I do so love people who talk about how great XP was, considering I remember rather vividly how people complained about it the first couple of years it was on the market. It was slow, bloated, used too much memory, my programs don't work, what are permissions, what are user accounts, what's with these ugly window decorations, there are no drivers for my hardware... Basically take the list of things people used to complain about Vista, and if you look back at the early days of XP, you'll see history repeating itself. Essentially people only are looking at the surface, and not at the deeper reasons. XP was Microsoft's convergence OS, where they moved both business and consumer users onto the same platform. Vista had a large number of under the hood improvements that made it much more efficient on modern hardware, and included a near total rewrite of the Windows UI in the form of Aero to make use of the DirectX API to allow for full 3D hardware acceleration in the Windows UI, as opposed to an antiquated 2D GDI+ system used in XP. Windows 8 is Microsoft trying to again bring platforms together. This time, namely it's Windows Phone and desktop Windows platforms, providing some degree of consistency across all platforms. While I'll be among the first to admit the Modern UI doesn't make a lot of sense on a desktop, as-is anyway, it provides a sort of gentle introduction to the Modern UI, and the hopes are that this will drive sales of smartphones and tablets running Windows. I don't think Microsoft will be unseating Apple or Google in the phone/tablet space any time soon, but that doesn't mean they can't be a profitable third place player in the market.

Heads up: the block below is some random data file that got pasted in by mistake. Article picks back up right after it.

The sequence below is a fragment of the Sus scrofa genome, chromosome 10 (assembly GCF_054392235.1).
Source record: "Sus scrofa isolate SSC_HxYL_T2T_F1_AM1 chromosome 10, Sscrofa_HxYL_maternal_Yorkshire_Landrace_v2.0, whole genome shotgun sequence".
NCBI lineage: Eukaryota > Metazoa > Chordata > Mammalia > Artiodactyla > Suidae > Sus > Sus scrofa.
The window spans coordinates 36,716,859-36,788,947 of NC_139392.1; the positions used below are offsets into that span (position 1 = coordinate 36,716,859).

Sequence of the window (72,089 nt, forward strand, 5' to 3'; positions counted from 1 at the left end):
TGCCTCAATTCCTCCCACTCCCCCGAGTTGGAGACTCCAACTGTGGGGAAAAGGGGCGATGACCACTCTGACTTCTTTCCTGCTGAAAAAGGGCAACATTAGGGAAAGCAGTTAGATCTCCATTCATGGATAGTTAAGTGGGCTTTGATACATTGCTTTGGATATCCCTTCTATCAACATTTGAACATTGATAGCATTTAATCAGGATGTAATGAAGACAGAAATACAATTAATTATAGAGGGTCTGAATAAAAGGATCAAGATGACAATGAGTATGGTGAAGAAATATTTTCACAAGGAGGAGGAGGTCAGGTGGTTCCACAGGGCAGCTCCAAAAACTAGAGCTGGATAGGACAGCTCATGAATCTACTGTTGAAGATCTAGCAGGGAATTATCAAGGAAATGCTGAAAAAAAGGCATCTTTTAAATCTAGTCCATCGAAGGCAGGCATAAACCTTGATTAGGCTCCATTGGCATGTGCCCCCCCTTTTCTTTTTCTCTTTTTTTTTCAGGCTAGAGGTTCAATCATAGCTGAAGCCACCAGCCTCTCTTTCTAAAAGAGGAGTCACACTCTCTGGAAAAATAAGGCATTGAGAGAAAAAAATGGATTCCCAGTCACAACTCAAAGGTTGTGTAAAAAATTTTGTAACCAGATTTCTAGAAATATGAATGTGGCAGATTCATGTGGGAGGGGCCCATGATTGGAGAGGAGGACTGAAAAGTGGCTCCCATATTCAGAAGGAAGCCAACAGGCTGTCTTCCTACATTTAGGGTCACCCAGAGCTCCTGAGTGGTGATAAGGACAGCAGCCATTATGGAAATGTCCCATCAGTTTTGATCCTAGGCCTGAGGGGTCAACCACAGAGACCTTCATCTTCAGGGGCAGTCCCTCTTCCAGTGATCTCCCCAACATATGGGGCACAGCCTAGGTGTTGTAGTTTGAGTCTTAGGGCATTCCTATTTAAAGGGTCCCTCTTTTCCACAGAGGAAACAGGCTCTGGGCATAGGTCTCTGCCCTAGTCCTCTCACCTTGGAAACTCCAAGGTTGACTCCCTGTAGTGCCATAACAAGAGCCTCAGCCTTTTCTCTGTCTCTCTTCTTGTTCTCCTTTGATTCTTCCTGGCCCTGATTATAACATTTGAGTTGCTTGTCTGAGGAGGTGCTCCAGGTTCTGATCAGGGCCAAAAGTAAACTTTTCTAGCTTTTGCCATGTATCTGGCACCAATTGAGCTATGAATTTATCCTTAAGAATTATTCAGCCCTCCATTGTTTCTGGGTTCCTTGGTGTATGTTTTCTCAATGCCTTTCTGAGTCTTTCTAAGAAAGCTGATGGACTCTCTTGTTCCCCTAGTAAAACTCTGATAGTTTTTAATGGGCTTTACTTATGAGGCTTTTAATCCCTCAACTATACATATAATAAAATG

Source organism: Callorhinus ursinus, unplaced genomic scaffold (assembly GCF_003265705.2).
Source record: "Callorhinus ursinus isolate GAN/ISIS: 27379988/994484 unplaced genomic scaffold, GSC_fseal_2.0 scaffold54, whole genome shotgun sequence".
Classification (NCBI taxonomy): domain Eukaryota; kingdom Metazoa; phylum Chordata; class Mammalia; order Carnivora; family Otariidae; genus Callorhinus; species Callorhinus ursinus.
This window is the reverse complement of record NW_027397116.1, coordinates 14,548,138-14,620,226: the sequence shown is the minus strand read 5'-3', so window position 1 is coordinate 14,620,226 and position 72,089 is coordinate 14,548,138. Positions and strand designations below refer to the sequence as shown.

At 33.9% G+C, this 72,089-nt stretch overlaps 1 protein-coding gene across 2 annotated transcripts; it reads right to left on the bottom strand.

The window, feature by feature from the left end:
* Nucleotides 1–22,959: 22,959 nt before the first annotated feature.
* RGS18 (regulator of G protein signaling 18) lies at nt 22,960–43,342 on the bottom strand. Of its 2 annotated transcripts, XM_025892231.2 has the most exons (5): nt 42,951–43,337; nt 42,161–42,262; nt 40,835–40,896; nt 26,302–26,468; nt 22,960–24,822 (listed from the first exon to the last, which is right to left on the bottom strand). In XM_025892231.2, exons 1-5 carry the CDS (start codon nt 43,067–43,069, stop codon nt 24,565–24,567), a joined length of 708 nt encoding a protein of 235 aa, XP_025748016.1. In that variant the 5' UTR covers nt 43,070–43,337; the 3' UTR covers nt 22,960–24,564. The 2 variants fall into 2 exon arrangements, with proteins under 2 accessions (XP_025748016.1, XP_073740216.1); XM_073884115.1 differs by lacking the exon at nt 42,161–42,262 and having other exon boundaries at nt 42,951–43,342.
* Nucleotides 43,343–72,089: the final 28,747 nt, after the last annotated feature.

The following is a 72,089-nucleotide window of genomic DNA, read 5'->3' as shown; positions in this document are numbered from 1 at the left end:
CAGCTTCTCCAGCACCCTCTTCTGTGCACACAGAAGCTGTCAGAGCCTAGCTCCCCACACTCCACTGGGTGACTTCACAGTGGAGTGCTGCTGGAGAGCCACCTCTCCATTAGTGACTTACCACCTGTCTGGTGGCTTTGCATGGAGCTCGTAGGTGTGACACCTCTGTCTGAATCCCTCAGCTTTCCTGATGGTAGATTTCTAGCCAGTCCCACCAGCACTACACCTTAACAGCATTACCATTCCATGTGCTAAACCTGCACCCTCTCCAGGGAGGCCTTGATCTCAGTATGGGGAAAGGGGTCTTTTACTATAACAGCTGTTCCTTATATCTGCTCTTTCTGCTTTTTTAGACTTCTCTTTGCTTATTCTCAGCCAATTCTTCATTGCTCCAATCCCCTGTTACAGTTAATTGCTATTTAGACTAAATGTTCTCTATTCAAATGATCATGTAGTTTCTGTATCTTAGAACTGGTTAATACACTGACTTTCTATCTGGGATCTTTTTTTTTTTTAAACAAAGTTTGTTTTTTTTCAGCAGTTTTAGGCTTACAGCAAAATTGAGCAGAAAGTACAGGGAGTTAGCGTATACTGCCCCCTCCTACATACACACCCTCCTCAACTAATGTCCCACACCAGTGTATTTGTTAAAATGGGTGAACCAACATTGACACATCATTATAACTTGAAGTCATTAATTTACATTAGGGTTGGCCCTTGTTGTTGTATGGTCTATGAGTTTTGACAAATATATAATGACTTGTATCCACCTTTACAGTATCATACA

My bet is that by this time in 2014, everyone will have had time to adapt to the new Modern UI, and no one will think anything of it. In fact, you'll probably see people complaining about the LACK of the Modern UI when they have to work on a legacy Vista or Win 7 machine.
Aside from the missing start button and the addition of the Modern UI, Windows 7 and 8 are nearly identical from the user's perspective. WIndows 8 has a bit more hardware acceleration of the UI, and a number of under the hood improvements, but nothing too significant this time around. People are making way too big a deal out of this, and it's largely out of a simple fear of the unknown. Time marches ever onward, so you can either keep up or get left behind. Ask companies that spent ruinous amounts of money on Y2K fixes about the virtues of getting left behind.